I've found a lot of online templates include a lot of fluff to bulk up a document. We've been following this basic outline by Sequoia which pretty much covers all the bases.
We've spent quite a lot of time at CropSafe evaluating no/low-code tools. Mainly because of the super fast iteration speed they enable compared to building full-stack applications. Our app is entirely built with Bubble and packaged for the iOS & Android app store through Thunkable. We've spent a lot of time with other tools such as Adalo, Glideapps and Bravostudio. However, nothing comes close to the functionality Bubble offers. You can pretty much replicate most software products, websites and mobile apps with it; eBay, Netflix, YouTube, TikTok, Twitter, WhatsApp, Reddit, you name it. It may not be the best tool for the job and you'll likely be looking for small tricks to get the most minor things to work, but you can have something quite substantial built in a few days.
I think one of the most undervalued benefits of Pioneer is the community and network built around it. While the Pioneer prize is often the attraction of why the majority of players join, it's easy to get caught up in chasing that prize, forgetting focus on what really matters - your project. We've been playing the tournament for almost a year now with CropSafe, and to be honest it took us a long time to realise where we could get the real value. It's not the Pioneer prize, it's the Pioneer network.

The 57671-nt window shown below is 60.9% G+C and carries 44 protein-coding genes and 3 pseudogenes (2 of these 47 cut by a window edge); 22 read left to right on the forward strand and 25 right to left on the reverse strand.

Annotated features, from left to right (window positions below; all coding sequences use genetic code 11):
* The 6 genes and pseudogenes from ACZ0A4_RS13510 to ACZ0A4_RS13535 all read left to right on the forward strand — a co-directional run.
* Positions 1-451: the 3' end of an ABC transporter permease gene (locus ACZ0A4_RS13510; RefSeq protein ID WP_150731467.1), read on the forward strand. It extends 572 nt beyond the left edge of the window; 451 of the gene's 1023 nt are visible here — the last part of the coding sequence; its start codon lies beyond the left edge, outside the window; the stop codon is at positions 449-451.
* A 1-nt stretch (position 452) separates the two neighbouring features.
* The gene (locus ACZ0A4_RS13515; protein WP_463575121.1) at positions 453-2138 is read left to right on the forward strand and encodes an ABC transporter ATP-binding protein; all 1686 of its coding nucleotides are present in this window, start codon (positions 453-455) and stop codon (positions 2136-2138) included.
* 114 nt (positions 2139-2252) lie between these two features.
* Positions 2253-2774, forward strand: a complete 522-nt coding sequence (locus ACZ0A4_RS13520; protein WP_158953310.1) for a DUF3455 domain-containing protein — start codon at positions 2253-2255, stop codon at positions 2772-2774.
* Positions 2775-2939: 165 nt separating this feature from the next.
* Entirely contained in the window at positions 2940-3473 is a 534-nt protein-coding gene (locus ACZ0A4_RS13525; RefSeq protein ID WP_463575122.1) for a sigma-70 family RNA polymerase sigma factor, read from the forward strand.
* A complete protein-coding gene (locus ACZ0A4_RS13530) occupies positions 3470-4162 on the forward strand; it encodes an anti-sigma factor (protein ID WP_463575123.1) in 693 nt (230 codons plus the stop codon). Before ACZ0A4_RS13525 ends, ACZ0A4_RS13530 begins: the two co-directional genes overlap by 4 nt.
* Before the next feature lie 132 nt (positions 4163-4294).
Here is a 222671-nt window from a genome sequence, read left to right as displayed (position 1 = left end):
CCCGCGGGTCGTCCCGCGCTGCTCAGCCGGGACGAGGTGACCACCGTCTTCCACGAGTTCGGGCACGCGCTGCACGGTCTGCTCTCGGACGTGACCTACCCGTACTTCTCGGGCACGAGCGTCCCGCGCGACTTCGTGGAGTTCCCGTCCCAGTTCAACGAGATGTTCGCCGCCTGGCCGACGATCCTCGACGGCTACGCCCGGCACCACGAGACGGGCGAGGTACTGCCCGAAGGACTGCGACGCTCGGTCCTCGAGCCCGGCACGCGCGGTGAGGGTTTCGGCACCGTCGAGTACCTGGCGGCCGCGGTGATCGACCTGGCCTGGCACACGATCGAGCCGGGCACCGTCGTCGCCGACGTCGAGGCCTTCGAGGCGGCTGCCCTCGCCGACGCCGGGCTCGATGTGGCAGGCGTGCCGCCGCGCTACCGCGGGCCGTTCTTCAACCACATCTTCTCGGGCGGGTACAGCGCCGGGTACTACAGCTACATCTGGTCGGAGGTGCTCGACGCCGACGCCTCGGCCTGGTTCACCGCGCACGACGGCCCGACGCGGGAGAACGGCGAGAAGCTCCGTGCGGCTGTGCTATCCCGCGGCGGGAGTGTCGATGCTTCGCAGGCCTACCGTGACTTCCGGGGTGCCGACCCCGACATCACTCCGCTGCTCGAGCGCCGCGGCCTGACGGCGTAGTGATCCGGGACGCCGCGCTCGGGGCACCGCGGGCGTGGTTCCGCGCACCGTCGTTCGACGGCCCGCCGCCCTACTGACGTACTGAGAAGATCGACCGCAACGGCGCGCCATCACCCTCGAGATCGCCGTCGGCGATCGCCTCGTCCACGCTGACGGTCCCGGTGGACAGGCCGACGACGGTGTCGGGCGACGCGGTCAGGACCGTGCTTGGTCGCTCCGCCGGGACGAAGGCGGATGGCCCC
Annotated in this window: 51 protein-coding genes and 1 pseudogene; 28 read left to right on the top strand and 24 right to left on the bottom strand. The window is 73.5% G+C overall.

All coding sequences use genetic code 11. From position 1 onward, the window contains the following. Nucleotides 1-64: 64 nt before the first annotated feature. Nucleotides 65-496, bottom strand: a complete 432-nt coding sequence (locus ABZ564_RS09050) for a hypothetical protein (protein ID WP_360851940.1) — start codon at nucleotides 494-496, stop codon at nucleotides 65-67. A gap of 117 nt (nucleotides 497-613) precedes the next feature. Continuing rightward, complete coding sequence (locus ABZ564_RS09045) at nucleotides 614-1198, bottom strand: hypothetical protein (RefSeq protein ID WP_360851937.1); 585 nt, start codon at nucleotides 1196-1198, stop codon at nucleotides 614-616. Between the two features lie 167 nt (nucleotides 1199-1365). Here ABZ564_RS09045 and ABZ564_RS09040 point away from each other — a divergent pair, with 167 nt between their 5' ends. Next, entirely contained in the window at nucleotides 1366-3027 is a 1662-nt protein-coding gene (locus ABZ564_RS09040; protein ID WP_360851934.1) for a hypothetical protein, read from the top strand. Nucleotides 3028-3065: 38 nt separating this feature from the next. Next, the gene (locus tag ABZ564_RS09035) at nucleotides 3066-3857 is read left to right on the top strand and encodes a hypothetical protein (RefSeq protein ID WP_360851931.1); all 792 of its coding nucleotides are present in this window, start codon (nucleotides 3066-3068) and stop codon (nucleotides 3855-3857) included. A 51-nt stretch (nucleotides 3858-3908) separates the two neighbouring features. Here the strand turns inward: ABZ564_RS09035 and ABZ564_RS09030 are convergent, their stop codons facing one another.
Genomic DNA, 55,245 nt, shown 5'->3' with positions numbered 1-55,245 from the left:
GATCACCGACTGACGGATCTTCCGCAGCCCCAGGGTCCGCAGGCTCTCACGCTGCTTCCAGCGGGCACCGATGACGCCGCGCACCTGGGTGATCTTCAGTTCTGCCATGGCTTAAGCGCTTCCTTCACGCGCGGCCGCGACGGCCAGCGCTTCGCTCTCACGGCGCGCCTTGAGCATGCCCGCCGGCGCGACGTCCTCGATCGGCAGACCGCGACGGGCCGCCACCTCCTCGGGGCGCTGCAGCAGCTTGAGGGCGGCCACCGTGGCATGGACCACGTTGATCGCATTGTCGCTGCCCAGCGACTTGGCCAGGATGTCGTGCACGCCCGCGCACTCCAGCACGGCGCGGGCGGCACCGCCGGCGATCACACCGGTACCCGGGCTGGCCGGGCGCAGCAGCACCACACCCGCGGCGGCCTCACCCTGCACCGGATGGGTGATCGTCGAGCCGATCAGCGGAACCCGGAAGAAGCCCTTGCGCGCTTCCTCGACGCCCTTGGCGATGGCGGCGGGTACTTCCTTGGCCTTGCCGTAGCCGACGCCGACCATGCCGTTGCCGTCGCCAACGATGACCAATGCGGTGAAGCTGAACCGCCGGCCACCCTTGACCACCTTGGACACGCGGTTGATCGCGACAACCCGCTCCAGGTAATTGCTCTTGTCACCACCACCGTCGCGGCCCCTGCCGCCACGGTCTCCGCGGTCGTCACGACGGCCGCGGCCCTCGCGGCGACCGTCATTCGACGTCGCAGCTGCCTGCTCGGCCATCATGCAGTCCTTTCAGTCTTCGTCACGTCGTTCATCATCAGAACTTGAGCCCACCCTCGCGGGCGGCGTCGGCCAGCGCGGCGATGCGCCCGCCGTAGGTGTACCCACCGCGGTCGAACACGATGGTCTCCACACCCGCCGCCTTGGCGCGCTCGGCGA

Don't play Pioneer because you want to win the tournament, it may be a motivator but it can quickly start to eat at your time in the week and flip the focus from making progress on your project, to making progress on Pioneer. Keep focus on your project, forget about the leaderboard, give thoughtful feedback to others, and always ask questions in your weekly update. The feedback you get paired with the connections you can make here are incredible. Take full advantage of this.
A few months ago I had the opportunity to join a Zoom call with Eoghan McCabe (CEO of Intercom), along with a dozen other founders in the accelerator program I'm on. While your average mentor call usually consists of the mentor's startup story for the first half followed by listeners' questions, Eoghan took a completely different approach. He didn't discuss multiple pieces of advice, take questions, or provide feedback, but focused on teaching us one thing he believed was the keystone to any startup. I remember him saying something along the lines of;